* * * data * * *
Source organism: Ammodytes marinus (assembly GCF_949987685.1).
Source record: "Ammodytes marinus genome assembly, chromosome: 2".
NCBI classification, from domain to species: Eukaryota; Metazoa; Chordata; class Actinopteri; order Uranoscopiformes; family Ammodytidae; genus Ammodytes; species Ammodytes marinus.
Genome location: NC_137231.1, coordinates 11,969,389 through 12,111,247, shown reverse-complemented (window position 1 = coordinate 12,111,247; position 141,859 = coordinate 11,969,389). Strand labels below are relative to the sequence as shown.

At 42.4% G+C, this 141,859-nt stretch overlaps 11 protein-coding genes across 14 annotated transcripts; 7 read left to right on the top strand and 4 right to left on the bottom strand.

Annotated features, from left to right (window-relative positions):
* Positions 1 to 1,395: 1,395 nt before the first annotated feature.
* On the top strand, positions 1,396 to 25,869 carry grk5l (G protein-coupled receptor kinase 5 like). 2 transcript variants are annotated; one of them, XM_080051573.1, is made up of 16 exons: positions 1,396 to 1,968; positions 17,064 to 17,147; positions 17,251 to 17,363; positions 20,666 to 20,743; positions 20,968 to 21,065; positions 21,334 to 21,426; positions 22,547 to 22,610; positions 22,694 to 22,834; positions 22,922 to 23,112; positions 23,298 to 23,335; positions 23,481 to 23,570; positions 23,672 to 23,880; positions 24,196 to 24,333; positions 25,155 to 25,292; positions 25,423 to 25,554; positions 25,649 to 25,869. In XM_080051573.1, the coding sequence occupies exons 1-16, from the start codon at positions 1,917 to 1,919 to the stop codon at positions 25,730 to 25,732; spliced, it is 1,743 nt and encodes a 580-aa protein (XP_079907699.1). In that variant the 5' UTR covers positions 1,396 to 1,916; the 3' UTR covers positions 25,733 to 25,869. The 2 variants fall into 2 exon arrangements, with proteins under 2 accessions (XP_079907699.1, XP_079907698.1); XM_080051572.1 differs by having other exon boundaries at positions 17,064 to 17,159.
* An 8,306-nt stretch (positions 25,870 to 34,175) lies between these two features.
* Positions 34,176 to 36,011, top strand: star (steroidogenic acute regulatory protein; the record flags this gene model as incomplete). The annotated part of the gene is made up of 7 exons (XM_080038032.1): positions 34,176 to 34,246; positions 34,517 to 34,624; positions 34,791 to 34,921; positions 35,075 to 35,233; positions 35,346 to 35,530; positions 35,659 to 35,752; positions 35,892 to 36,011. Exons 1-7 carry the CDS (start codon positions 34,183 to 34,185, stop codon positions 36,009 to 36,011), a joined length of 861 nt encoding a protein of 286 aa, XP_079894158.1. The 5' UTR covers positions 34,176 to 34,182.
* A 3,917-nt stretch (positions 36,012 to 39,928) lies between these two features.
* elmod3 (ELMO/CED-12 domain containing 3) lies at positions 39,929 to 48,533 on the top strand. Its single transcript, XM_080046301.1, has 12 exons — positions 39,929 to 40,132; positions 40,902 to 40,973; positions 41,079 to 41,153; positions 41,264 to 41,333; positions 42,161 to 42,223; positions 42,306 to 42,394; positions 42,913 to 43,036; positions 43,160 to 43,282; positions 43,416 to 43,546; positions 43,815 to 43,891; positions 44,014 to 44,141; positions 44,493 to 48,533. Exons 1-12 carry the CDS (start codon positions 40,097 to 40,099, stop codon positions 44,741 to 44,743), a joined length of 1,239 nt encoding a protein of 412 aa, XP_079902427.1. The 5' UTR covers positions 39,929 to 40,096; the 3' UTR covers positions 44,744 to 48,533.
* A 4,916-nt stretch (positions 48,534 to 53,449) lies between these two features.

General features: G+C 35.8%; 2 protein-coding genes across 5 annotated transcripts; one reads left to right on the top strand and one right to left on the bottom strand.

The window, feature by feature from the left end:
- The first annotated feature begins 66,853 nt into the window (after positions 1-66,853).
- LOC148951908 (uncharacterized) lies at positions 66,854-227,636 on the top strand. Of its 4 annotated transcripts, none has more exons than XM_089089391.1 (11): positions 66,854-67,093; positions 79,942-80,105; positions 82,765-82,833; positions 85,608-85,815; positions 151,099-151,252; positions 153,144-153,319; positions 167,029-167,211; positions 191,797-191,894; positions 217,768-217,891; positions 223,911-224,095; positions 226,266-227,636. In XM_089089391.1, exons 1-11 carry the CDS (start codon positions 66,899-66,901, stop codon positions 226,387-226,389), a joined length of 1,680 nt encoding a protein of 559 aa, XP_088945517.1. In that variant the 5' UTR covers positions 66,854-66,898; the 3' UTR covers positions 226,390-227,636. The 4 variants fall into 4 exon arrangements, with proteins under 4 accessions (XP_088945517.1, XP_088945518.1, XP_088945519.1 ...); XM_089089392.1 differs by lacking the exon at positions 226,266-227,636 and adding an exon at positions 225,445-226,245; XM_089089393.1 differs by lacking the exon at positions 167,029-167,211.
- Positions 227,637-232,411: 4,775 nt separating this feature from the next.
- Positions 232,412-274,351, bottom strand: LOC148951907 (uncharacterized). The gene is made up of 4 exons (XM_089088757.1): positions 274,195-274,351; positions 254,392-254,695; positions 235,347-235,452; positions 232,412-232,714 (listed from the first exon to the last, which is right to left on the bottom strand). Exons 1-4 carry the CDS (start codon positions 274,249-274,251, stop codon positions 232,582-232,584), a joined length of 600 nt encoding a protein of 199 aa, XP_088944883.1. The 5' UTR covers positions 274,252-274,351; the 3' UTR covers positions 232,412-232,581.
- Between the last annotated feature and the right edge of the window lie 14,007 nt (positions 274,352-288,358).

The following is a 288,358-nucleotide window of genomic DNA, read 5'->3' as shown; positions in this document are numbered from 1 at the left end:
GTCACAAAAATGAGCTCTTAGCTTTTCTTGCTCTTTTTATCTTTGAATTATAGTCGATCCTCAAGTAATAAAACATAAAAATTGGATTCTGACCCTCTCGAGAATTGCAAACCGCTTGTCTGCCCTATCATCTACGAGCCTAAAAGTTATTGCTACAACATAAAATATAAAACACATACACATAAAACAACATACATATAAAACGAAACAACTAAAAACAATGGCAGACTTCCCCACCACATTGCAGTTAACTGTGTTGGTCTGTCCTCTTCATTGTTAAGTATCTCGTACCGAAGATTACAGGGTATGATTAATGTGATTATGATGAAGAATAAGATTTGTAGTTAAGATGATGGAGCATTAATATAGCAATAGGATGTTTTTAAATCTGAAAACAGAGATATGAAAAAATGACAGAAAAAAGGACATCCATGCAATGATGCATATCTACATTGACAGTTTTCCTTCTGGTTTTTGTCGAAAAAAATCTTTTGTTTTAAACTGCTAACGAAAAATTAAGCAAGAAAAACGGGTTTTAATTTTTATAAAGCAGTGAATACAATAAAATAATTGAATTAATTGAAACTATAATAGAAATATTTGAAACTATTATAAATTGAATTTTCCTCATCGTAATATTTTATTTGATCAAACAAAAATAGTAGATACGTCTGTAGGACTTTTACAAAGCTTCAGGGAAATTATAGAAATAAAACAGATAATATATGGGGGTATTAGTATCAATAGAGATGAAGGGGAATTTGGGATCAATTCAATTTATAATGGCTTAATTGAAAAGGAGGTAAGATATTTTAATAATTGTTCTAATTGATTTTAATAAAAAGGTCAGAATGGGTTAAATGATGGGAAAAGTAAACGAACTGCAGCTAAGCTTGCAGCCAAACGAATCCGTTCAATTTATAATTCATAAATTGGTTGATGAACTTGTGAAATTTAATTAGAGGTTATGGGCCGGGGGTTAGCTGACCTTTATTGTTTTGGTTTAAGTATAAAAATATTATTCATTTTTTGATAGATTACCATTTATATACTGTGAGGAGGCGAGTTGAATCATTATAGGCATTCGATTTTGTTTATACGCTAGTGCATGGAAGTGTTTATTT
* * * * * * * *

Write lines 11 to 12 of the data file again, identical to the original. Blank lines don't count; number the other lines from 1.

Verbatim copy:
* A 3,917-nt stretch (positions 36,012 to 39,928) lies between these two features.
* elmod3 (ELMO/CED-12 domain containing 3) lies at positions 39,929 to 48,533 on the top strand. Its single transcript, XM_080046301.1, has 12 exons — positions 39,929 to 40,132; positions 40,902 to 40,973; positions 41,079 to 41,153; positions 41,264 to 41,333; positions 42,161 to 42,223; positions 42,306 to 42,394; positions 42,913 to 43,036; positions 43,160 to 43,282; positions 43,416 to 43,546; positions 43,815 to 43,891; positions 44,014 to 44,141; positions 44,493 to 48,533. Exons 1-12 carry the CDS (start codon positions 40,097 to 40,099, stop codon positions 44,741 to 44,743), a joined length of 1,239 nt encoding a protein of 412 aa, XP_079902427.1. The 5' UTR covers positions 39,929 to 40,096; the 3' UTR covers positions 44,744 to 48,533.